It was my biggest secret. I found out at 13. I was re-told at 19. It turns out, anorexia is not fertility’s best friend; the two don’t get along. I can still remember bits & pieces of what my doctor at the time said to me: “It’s no secret you did this to yourself. You’re lucky this is all you lost. Most women who put their body through what you put yours through are never able to have children. But don’t worry. It’s not rare.”
“Wow, I’m so glad I’m not rare.”
Though many women endure infertility and child loss, it isn't widely socially unacceptable to announce-- even in this day and age, so our shames stay covered up and our truths are whispered in hushed tones. This is not something that makes people comfortable. This is not something that makes women feel gorgeous, flawless, or supremely desirable. For many of us, it’s our biggest secret.
Though I recovered most of my nutrients through rehabilitation after battling anorexia for years, there was this one thing I could not recover. Yes, my bones were strong enough to run now, and yes, I finally had a healthy mindset of healthy eating and body image, but at ages 15-19, there was still this one thing, this one inadequacy that I still longed to be cured of. I didn’t tell boyfriends—in fear that they’d leave me. I didn’t tell friends—in fear that they wouldn’t understand me. I kept it all inside… until one day.
I was 19 and booked to speak at a girl’s conference in Anaheim, CA, where—for some reason, I opened up about this truth of mine. Though I only hit on it briefly, I was so overcome with emotion from saying it out loud at all, that when I got into my car after the event, I turned on my recorder (a common thing I did at the time, free-styling into a recorder as I drove, or walked, or whenever I could) and bawled my eyes out as I spilled out the truth that I was holding inside. I free-styled (or recklessly poured out emotions like floods being set free from the walls of the Hoover Dam) the piece that is now known as “Vintage Boots.” (Watch here.) This piece, the most raw and honest thing I had come up with at the time, spoke on a pair of boots I had been saving for my daughter since high school, but alas, I’ve been told I would be saving them in vain. This piece was the first time I really admitted the truth about what I was going through.
I ended up memorizing this free-style and performing it at a small venue in Anaheim later that week. The owner of a lounge in Beverly Hills (whose wife was in a similar situation) was there and asked me to perform it at his venue the next week. I was eventually asked by multiple venues and emcees to perform at various events all over the area. I performed at underground slams (slam poetry/spoken word competitions), headlined at concerts, and featured in shows all over the Los Angeles/Orange County area, and quickly became known as “The Girls with the Boots.” It wasn’t too long until I was performing “Vintage Boots” all over the state, then at the Bowery Poetry Club in New York, and then at the Great Wall of China in Beijing.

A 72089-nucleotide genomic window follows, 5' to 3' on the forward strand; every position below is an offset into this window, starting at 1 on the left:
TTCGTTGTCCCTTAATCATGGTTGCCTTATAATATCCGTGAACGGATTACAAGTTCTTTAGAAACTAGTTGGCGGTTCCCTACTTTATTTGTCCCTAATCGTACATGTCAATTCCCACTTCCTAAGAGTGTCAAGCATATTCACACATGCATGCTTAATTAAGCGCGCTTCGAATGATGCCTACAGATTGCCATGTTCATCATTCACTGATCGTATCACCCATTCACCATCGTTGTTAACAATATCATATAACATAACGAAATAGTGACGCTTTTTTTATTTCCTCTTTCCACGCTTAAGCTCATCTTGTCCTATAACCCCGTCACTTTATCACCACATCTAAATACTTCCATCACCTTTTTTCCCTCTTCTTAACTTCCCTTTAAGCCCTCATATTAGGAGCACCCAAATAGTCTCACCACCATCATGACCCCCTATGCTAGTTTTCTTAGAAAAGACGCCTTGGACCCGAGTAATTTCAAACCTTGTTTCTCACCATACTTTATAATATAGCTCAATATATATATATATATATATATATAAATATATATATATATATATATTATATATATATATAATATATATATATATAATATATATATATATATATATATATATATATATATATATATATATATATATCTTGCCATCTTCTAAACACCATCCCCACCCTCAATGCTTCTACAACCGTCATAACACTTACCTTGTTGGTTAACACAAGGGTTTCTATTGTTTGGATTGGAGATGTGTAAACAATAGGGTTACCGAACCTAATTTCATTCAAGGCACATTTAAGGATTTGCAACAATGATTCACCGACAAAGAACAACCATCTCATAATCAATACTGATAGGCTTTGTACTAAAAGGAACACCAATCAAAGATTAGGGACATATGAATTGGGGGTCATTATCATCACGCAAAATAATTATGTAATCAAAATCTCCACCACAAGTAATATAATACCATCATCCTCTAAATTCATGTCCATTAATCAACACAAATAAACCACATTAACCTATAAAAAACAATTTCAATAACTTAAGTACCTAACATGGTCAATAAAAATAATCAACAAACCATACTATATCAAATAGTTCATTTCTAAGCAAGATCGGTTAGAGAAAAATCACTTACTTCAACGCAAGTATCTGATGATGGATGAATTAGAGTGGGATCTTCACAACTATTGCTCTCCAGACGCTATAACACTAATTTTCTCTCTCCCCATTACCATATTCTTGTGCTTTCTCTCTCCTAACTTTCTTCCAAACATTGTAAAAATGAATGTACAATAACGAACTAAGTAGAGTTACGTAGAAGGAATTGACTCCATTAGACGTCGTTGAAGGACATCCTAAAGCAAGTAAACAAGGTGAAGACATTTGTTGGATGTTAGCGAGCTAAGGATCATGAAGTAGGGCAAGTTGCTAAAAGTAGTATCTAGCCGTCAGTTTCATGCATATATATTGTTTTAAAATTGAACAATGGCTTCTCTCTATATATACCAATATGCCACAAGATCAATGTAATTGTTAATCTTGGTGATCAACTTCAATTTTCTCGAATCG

Up until this point, I had actively performed poetry for years. Why was this the piece that my audience all of a sudden connected with? It was honest. People crave honesty. We are so over the perfect, flawless, fake type of people we see not only in the media but also in our own lives—we want authenticity. The one thing that made me feel the most disgusting was actually the one thing that connected the most with people. I mean, let’s think about this—I was called the “The Girl with the Boots," I was defined by my brokenness. But this is why I kept going: there has never been one time in 5 years where I have performed “Vintage Boots” and there wasn’t at least one woman who was going through exactly this and needed to know she wasn’t alone. Turns out, we like hearing we’re not alone.
We live in a world of secrets. Instead of speaking to each other and knowing each other, we are whispering around each other. Are we trying to impress people? Do we want them to think we are not broken? Better than them? Above them looking down? We are so busy trying to be who we think the world wants to see, when who we really are, where we’ve really been, and what we’re really struggling with is what will actually bridge the gap and create true community. You’re perfect? You’re not relatable. Also, you’re fake. If we could all just tear down these walls we’ve built around us, we could be better than a world of secrets—we could be a world without strangers. We could know one another.
This poem, “Vintage Boots,” began what is now my full-time ministry and career of exposing lies, telling secrets, and proclaiming truths. Nowadays, many of my deepest hurts, fears, and ugly pictures of my past are on display when I get on stage. The story of my boots is now far from the most vulnerable or uncomfortable stories I speak of in front of an audience (it's shocking the things people let me say). But I know now more than ever that the truth sets people free. I know when I share my truths, I get to be a part of freedom. That’s worth living for.
Are you set free? Have you spoken out loud about your past—your brokenness? Are you setting others free? Are being a beacon of realness and honesty in your own community? Truly, this is something rare. But with every person who tells the truth, others are inspired to tell their truths, and then others their truths, until the ripple effect of honesty has freed us all from the walls we have hidden behind. I hope and dream and live for the day where we all wear our truths on our sleeves and I can honestly say, “Wow, I’m so glad I’m not rare.”
People don’t want to be alone. People don’t want to be impressed. People want to be free.
What’s your biggest secret?
It could start with you.